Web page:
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Japanese satellite operator Sky Perfect JSAT is delaying its annual financial report by seven weeks, citing the coronavirus. The company said it needs extra time for employees and auditors to finalize the results while working under emergency rules put in place by the Japanese government to curb the coronavirus pandemic. JSAT now anticipates releasing its earnings June 26. The earnings delay will have a one-month knock-on effect on JSAT’s annual securities report, which is now expected July 30. JSAT said it may see declines in television broadcasting because of the lack of live sporting events, and a decline in satellite broadband demand for aircraft and ships. [Sky Perfect JSAT]

OneWeb is raising the last 34 satellites it launched before going bankrupt to a 600 kilometer orbit instead of their target 1,200-kilometer orbit. Massimiliano Ladovaz, OneWeb’s chief technology officer, said on Twitter that 600 kilometers is a “sweet spot in terms of radiation and flexibility” while OneWeb conducts a sale of its spectrum. “We want to preserve satellite life while our situation gets resolved,” he said. [Twitter/@M_Ladovaz]

Internet-of-things focused satellite operator Orbcomm says it is well positioned to weather coronavirus pandemic. The company is still manufacturing devices and shipping products with help from subcontractors. Most of Orbcomm’s 800 employees are working remotely. Orbcomm CEO Marc Eisenberg said the coronavirus pandemic and a reduction in travel has resulted in small revenue declines and a small drop in share price. “The business is not unaffected, but we are in a good position to ride out the storm and hit the ground running when markets recover,” he said. [Orbcomm]


Xtar and Hisdesat are evaluating life-extension options for their two geostationary communications satellites. Xtar CEO Jay Icard said the company has discussed life extension with Northrop Grumman, whose first Mission Extension Vehicle returned an Intelsat satellite to service earlier this month. Hisdesat ordered two replacement satellites from Airbus Defence and Space that are projected to launch in 2023. Xtar and Hisdesat want to relocate their legacy satellites over the Asia Pacific, a move that would give them global coverage. Hisdesat said a decision on how to keep its legacy satellites running will be made in the coming months. [SpaceNews]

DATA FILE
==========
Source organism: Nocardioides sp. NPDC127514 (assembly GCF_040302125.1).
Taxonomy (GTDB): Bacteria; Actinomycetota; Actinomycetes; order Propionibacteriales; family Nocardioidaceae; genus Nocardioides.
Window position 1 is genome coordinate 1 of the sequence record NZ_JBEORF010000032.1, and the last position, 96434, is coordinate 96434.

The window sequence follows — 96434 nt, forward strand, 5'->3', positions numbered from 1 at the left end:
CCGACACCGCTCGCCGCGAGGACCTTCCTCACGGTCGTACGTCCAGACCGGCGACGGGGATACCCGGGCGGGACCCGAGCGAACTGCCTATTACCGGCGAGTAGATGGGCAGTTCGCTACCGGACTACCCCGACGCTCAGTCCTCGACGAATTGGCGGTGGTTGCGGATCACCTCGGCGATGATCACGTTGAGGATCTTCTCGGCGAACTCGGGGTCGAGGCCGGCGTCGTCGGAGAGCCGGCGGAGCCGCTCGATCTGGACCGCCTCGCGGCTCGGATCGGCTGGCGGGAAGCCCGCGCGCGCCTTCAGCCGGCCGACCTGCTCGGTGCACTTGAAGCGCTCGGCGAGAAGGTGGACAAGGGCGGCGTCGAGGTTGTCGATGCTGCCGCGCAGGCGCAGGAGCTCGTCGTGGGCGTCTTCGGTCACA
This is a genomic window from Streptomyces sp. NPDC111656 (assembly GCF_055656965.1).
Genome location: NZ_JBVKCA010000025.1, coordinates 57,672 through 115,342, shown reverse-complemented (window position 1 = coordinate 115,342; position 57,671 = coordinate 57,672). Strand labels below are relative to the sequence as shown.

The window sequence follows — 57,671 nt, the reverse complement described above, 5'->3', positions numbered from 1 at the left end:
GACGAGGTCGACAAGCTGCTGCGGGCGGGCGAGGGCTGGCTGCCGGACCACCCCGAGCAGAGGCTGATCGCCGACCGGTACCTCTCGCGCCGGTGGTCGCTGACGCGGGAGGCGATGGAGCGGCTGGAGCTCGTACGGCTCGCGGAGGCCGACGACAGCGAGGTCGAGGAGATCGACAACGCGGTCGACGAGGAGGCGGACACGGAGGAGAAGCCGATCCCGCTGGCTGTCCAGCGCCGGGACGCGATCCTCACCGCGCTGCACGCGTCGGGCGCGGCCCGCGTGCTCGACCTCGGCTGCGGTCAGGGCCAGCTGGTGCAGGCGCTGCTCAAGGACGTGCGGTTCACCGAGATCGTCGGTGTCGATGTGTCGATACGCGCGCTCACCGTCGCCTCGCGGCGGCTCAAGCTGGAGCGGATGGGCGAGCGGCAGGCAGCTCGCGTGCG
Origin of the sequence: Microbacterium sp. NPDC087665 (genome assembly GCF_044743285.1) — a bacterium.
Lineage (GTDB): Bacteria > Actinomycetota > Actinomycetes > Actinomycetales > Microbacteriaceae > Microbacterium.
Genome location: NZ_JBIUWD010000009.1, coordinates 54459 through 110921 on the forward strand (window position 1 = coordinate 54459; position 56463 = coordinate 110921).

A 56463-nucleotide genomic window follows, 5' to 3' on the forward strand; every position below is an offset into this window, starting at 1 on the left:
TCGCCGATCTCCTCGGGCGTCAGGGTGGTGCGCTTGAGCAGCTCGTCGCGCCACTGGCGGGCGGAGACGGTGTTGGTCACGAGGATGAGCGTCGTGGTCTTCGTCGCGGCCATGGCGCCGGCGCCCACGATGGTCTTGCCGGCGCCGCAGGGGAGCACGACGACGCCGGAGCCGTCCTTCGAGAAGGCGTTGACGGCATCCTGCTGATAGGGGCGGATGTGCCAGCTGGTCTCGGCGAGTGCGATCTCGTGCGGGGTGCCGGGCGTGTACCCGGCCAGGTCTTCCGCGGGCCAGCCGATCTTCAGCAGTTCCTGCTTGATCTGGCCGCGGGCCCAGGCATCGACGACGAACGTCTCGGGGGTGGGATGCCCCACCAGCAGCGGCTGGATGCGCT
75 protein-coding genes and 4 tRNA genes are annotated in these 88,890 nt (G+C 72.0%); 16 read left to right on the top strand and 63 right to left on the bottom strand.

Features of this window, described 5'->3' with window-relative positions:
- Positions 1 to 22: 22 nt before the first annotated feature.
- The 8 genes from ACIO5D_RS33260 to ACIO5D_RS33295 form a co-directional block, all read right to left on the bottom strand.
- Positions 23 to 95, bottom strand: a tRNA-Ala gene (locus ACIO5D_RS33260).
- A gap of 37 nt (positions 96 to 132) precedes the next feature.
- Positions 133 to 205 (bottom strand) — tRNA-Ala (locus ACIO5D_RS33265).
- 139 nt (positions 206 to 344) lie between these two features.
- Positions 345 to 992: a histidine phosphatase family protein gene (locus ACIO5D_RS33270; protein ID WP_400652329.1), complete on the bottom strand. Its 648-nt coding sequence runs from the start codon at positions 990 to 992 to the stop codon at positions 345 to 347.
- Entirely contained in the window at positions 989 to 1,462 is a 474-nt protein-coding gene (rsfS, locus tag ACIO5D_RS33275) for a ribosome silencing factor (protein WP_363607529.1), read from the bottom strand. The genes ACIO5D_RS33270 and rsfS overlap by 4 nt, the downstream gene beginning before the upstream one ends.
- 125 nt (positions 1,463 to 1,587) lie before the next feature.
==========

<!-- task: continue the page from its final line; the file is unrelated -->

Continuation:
Azerbaijani satellite operator Azercosmos reported 20 million manats ($11.8 million in revenue for the first three months of 2020, up 33% year over year. The state-owned operator said 88% of those revenues came from customers in other countries, including the U.S., Germany and the United Arab Emirates. Azercosmos operates two geostationary telecommunications satellites and one remote-sensing satellite in low Earth orbit. The company said it signed around a dozen new telecommunications customers during the quarter, but still felt negative impacts from the coronavirus. [Azercosmos]

SpaceX has filed an application with the FCC seeking to operate all its first-generation satellites in lower orbits. Those 4,400 satellites were originally approved to operate at an altitude of 1,200 kilometers, but last year the FCC approved a license modification that allowed SpaceX to operate 1,600 of them at 550 kilometers. On Friday, SpaceX asked the FCC for authorization to operate the remaining 2,800 of the 4,400 first-generation Starlink satellites between 540 and 570 kilometers. SpaceX has touted lower altitudes as a key element of its plans to prevent space debris, since gravity will pull dead satellites below 650 kilometers into Earth’s atmosphere within the 25-year disposal time frame of existing regulations. [SpaceNews]

Inmarsat has hired a former executive from British telecom giant BT. Damien Staples, the former vice president of wholesale voice and roaming at BT Global Services in 2018, is now Inmarsat’s vice president of wholesale. Staples announced the appointment on the professional networking site LinkedIn. Staples left BT after a company reorganization. [Capacity Media]

The FCC approved Ligado’s 5G network Monday despite concerns about potential interference with GPS. The FCC gave its approval for a nationwide network by Ligado that will use L-band spectrum for 5G and internet-of-things applications. The Defense Department had previously warned that Ligado’s network risked “crippling” GPS, with Defense Secretary Mark Esper reiterating that opposition. While Esper said nearly a dozen other agencies shared his concerns, Secretary of State Mike Pompeo cheered the FCC decision, calling it “essential to our country’s growth and global economic security.” The FCC has argued that lower signal power levels and the introduction of a guard band would prevent Ligado’s network from interfering with GPS. [SpaceNews]

OneWeb’s suppliers are looking for new customers after the satellite megaconstellation company filed for Chapter 11 bankruptcy. When OneWeb filed for bankruptcy March 27 after launching just 74 satellites, it left suppliers in a state of limbo. Suppliers of components for OneWeb’s satellites say they don’t know what, if any, future opportunities remain with OneWeb, but that they are preparing for whatever happens next. Some companies say they can repurpose investments they made in increased manufacturing capability for other customers, but others may face difficulties making up for the lost business. [SpaceNews]

SpaceNews Senior Staff Writer Jeff Foust contributed to this newsletter.

Caleb Henry is a former SpaceNews staff writer covering satellites, telecom and launch. He previously worked for Via Satellite and NewSpace Global.He earned a bachelor’s degree in political science along with a minor in astronomy from...